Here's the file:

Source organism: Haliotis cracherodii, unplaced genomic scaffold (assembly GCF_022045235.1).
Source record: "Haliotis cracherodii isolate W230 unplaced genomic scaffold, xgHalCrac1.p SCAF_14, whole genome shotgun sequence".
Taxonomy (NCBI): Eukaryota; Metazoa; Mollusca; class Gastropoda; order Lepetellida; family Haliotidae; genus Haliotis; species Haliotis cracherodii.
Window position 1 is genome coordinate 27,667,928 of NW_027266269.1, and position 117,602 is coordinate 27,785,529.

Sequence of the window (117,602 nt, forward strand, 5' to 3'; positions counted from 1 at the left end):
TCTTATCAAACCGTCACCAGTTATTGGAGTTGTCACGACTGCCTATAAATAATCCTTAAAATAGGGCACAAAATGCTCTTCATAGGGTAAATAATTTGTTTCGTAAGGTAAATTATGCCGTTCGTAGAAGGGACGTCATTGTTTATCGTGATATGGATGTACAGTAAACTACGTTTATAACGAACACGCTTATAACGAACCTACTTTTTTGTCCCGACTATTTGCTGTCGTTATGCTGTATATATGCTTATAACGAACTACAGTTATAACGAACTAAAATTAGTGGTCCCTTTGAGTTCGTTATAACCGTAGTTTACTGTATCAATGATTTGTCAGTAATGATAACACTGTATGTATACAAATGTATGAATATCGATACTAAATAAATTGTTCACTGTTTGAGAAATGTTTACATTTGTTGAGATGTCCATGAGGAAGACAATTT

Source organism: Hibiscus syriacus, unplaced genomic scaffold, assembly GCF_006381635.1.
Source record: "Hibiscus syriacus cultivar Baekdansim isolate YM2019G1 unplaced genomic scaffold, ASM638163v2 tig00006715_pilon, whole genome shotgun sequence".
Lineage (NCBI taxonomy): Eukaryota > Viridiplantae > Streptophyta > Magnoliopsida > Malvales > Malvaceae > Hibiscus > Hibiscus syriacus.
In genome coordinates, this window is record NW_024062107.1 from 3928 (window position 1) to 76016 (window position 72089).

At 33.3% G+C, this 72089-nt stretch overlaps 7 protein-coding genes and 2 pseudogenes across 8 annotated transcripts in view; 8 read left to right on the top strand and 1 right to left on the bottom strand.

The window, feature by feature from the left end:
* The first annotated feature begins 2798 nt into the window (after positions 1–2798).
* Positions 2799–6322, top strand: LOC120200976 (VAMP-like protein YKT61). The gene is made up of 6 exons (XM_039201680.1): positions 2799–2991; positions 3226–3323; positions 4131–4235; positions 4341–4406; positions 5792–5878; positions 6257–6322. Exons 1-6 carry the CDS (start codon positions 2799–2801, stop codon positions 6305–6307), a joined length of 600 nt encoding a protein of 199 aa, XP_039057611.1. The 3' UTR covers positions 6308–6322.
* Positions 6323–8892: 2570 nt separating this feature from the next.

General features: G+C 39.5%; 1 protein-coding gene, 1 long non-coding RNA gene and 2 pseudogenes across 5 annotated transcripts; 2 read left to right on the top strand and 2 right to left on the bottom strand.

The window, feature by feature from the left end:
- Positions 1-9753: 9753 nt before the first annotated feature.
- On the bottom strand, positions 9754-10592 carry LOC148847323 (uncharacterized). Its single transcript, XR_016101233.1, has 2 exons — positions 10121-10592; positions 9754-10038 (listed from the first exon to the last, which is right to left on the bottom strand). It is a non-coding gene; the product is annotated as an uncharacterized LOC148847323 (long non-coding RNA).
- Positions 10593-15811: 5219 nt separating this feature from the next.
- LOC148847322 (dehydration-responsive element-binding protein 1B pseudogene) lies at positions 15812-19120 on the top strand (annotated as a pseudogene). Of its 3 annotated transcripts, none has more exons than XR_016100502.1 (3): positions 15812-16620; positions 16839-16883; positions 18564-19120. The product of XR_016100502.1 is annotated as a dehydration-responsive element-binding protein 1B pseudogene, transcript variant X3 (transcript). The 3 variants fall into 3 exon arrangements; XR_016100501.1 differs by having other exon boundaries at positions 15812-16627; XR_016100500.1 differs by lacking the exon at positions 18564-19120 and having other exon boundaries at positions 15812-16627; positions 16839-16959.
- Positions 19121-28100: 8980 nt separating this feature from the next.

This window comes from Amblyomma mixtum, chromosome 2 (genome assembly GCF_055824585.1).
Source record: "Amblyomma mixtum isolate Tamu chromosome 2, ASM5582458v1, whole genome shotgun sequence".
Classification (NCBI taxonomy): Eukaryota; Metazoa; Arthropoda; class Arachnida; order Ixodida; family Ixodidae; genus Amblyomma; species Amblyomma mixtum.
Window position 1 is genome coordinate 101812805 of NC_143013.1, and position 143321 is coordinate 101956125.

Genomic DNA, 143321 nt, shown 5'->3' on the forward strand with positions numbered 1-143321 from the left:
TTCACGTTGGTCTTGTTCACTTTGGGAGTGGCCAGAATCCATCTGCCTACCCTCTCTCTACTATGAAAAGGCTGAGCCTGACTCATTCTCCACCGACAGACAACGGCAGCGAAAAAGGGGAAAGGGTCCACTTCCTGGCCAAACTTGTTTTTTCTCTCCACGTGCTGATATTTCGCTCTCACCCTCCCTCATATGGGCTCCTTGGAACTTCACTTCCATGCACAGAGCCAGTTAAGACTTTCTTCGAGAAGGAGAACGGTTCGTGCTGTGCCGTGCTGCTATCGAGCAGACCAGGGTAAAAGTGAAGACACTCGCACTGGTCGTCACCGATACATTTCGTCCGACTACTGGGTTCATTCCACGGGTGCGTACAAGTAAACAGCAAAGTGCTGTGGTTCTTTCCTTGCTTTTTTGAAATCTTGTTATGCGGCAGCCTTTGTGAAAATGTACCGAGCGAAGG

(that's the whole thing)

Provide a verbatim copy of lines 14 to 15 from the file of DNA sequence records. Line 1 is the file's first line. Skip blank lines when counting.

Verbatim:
* Positions 2799–6322, top strand: LOC120200976 (VAMP-like protein YKT61). The gene is made up of 6 exons (XM_039201680.1): positions 2799–2991; positions 3226–3323; positions 4131–4235; positions 4341–4406; positions 5792–5878; positions 6257–6322. Exons 1-6 carry the CDS (start codon positions 2799–2801, stop codon positions 6305–6307), a joined length of 600 nt encoding a protein of 199 aa, XP_039057611.1. The 3' UTR covers positions 6308–6322.
* Positions 6323–8892: 2570 nt separating this feature from the next.